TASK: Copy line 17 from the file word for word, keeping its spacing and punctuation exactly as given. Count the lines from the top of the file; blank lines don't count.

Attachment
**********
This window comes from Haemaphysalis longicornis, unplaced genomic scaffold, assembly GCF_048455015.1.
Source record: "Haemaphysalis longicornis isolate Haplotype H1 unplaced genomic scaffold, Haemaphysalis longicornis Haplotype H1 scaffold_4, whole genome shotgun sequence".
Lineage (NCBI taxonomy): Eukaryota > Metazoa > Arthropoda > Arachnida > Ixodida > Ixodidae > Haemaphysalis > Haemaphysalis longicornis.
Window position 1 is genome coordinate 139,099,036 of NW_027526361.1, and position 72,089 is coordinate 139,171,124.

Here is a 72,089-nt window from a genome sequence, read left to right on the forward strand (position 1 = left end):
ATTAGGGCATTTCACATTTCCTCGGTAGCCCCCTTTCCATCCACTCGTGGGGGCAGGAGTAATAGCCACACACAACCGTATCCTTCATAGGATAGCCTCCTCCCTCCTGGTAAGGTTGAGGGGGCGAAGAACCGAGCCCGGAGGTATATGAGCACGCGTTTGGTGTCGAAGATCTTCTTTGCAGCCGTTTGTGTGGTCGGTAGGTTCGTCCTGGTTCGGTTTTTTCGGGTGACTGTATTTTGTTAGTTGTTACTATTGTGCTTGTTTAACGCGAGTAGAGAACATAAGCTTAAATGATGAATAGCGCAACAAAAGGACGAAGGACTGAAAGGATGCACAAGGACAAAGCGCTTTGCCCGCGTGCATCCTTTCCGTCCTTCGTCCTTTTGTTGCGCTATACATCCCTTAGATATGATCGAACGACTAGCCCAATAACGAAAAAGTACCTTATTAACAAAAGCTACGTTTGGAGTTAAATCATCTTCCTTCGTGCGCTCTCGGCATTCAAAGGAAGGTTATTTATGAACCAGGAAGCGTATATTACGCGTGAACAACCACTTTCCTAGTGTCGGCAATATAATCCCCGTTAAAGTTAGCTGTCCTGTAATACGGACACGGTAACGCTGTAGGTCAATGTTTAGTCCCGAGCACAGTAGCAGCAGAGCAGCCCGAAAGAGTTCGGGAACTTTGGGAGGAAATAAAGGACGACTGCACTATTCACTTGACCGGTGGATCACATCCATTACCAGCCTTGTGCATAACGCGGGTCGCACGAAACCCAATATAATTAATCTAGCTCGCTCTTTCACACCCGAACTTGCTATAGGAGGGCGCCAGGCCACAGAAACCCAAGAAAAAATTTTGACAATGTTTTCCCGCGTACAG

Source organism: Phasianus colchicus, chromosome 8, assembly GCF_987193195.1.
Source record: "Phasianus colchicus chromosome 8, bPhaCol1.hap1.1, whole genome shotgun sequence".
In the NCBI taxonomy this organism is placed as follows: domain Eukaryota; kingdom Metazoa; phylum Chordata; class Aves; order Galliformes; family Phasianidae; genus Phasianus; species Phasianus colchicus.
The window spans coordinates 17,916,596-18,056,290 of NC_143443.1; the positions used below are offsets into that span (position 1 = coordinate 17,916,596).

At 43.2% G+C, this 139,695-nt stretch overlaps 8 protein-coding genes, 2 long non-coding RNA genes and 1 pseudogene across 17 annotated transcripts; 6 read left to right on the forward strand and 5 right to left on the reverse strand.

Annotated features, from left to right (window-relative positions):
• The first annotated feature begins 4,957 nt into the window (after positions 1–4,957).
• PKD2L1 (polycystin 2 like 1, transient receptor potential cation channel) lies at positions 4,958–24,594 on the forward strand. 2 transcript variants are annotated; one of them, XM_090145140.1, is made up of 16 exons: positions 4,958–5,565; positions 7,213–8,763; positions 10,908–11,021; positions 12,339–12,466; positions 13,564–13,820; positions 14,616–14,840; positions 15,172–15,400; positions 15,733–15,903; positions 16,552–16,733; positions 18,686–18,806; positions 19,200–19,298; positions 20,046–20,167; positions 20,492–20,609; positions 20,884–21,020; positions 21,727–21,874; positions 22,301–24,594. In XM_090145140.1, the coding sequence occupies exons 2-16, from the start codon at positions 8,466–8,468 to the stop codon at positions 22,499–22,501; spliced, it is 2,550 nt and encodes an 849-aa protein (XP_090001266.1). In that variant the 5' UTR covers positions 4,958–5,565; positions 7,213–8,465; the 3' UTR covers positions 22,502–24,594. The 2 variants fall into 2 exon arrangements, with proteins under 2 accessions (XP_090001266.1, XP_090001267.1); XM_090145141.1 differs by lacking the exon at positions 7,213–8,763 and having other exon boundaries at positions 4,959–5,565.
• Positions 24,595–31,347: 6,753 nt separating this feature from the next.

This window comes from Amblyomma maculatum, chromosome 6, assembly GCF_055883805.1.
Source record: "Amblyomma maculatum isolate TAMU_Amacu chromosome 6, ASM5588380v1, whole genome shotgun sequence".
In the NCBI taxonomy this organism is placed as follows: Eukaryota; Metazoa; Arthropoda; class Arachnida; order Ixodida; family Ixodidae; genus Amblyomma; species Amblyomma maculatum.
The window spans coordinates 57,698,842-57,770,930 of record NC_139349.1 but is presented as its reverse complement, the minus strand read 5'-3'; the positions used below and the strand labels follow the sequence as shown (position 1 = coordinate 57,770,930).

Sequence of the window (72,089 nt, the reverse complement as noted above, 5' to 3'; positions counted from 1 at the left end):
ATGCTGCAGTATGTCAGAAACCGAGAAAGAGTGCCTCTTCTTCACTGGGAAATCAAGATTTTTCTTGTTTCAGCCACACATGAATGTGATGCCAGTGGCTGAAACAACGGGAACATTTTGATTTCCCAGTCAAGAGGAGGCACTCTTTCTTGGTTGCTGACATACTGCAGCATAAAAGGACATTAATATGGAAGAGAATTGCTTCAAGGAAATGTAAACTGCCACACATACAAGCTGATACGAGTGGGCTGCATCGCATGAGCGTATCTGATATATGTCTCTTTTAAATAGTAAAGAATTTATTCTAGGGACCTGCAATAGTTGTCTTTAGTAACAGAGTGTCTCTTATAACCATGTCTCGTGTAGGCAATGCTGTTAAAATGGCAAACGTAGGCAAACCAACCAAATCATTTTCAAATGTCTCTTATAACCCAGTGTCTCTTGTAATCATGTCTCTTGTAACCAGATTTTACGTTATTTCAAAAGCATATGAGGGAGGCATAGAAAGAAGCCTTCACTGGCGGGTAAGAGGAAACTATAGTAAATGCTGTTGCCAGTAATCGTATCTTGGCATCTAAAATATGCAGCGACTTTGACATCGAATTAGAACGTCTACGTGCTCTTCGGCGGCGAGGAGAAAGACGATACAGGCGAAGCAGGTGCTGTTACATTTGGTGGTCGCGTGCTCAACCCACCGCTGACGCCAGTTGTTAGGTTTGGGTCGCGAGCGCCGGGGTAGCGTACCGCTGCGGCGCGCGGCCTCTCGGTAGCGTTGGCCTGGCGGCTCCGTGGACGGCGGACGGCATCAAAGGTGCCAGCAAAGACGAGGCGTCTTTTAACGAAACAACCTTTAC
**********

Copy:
Source record: "Amblyomma maculatum isolate TAMU_Amacu chromosome 6, ASM5588380v1, whole genome shotgun sequence".